15. Other operations. In 2018 alone, 279 people were rescued by the Uganda Police Marines in different parts of the country, and 603 victims of trafficking in persons were rescued and settled with their families. Figures of 2019 and 2020 are on record on the Police website.

16. Contribution to the National Treasury: In 2018, a total of 199,785 tickets under the Express Penalty scheme were issued to traffic offenders amounting to Uganda shillings eighteen billion, eleven million, two hundred and sixty thousand (18,011,260,000/-). Another fifteen billion, six hundred and fifty-five million, ninety thousand shillings (15,655,090,000) was paid as fines by traffic offenders. Other details for 2019 and 2020 can be found on the Police website.

17.Contribution to International Peace and Security. Under our tenure, UPF deployed a total of 220 police officers per annum (for three years) under the following categories:

(a) Police Formed Unit to AMISOM of 160 personnel and their equipment per annum. Therefore, two FPUs have already rotated out.

(b) UPF deploys 21 officers for the United Nations Mission in South Sudan (UNMISS), and 39 individual officers to AMISOM.

18. Tackling trafficking in narcotic drugs. Uganda is a route and destination of narcotic drugs. UPF has been able to seize and destroy narcotic drugs. A total of 370.362 Kgs  worth 9,250,000,000 and 132 Kgs (destroyed 105 kgs) worth 5,505,954,200 Uganda shillings in 2019. In 2020 (69.07kgs of assortment of drugs- cocaine, heroin, etc.)  have been seized and are due for destruction.

19.Elections:

  • (a) UPF has successfully policed a number of elections, in joint coordination with the UPDF and other security agencies. In 2018, we successfully conducted by-elections in the constituencies of Pallisa, Rukungiri, Butebo, Jinja East, etc. and elections in the newly created five municipalities.
  • (b) The activities of the 2020/2021 general elections started way back in 2019, where a number of activities have taken place: party primaries, nominations of candidates, for presidential, parliamentary and other levels.  
  • (c) Necessary preparations of personnel and procurements to support the elections have been made as I briefed you in a separate brief, including recruitment and training of the 10,000 PPCs and Learner AIPS and 50,000 Special Police Constables.
  • Priorities
  • 20. Our priorities have been lined up in the five-year strategic plan for the financial years 2020/2021-2024/2025. Some of these include:
  • (a)Strengthening CID by:
  • (i) Dealing with slow rates of investigation by increasing the numbers and training detectives.
  • (ii) Increasing the number of experts such as handwriting experts.
  • (iii) Improving the case bring up system by implementing the CRMS and interfacing with the office of the Director of Public Prosecutions (ODPP).
  • (iv) Improving exhibit stores.
  •             (b) Strengthening Human and Technical Intelligence means.
  •             (c) Extension of INTERPOL services i/24 to all our borders.
  •             (d) Expansion of canine services. Currently, we are covering 71 out of the 161 police districts.
  •             (e) Police Air Wing Maintenance Organization be put in place to cut on costs of aircraft maintenance.
  •             (f) Expansion of marine services to all the lakes.
  •             (g) Reorganization of Anti-Stock Theft Unit (ASTU) and training/equipping to deal with the re-emerging threats especially cattle rustling.
  •             (h) Discipline. To strengthen discipline, we plan to realign penalties to specific disciplinary offences and to review the court system.
  •             (j) Development of training schools especially for: CID, Crime Intelligence, Initial courses and other specialties of Policing nature and in line with emerging threats such as cyber.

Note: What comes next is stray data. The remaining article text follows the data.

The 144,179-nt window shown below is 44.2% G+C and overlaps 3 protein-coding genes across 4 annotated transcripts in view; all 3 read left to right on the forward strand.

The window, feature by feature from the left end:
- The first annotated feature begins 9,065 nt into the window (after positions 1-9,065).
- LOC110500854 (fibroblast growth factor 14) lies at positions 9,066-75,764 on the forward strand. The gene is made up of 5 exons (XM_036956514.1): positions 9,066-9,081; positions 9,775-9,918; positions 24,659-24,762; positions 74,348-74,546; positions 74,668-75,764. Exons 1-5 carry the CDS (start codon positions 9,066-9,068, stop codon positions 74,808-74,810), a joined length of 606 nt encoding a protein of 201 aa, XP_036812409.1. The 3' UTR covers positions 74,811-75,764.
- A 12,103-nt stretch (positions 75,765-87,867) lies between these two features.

•             (k) Phased renovation and construction of barracks starting with the barracks in KMP.
  •             (l) Establishing schools for the children of Police personnel.
  •             (m) Construction of the Police Hospital. A committee was formed by PAC chaired by the DIGP to follow up this important welfare project.
  •             (n) Completion of the CI HQs.
  •             (o) Fighting corruption in the Police Force. CI (Counterintelligence and Professional Standards Unit (PSU) are the lead in this effort).
  •             (p) Construction of the Regional Forensic Referral Centre.
  •             (q) Strengthening Exodus SACCO.

Challenges

21.Some challenges that affect our work still exist, but they are surmountable. These include, inadequate manpower and budgetary constraints. The latter affects welfare aspects such as accommodation and utilities (power and water for the officers and their families). Another constraint is that our work is linked to the Justice Law and Order Sector (JLOS). Some districts do not have Magistrates and Resident State Attorneys (RSAs). There are however continuous discussions with our JLOS partners on the best way forward.

Conclusion

22. We have been able to consistently and effectively reduce the volume of crime by 5.2% in 2018 and by 9.8% in 2019. 2020 crime report is yet to be out but preliminary data shows further projected decline by about 5.4%. The Uganda Police continues to execute its mandate very well to ensure peace, security and in effect creating a conducive environment for national development.

23. I thank HE the President and Commander-in-Chief for this opportunity to serve in the Uganda Police Force, a force that is at the vanguard of national security.

24. Thanks also go to the Hon Minister of Internal affairs, Hon Gen Jeje Odong and the Hon Minister of State for internal Affairs, Hon Obiga Kania for their invaluable guidance during this tour of duty. Appreciation also goes to the Police Authority and the Committee of Parliament on Defence and Internal affairs.

25. I also wish to thank the Inspector General of Police and the Chief of Defence Forces for their unreserved support as we performed national security duties.

26. Appreciation goes to the JLOS Secretariat, the JLOS institutions especially the ODPP, Judiciary, UPS and other sister security agencies.

27. The Directors of the UPF, all officers of the force, I say, it has been a great time to work with you. Thank you for the warm welcome and your undiminished morale.  Aluta Continua!

28.Let me take this opportunity to welcome the incoming Deputy Inspector General of Police, Maj. Gen. Lokech. A person I have known for long, a patriot and committed servant of this Country. Karibu saana, as we Protect and Serve!!!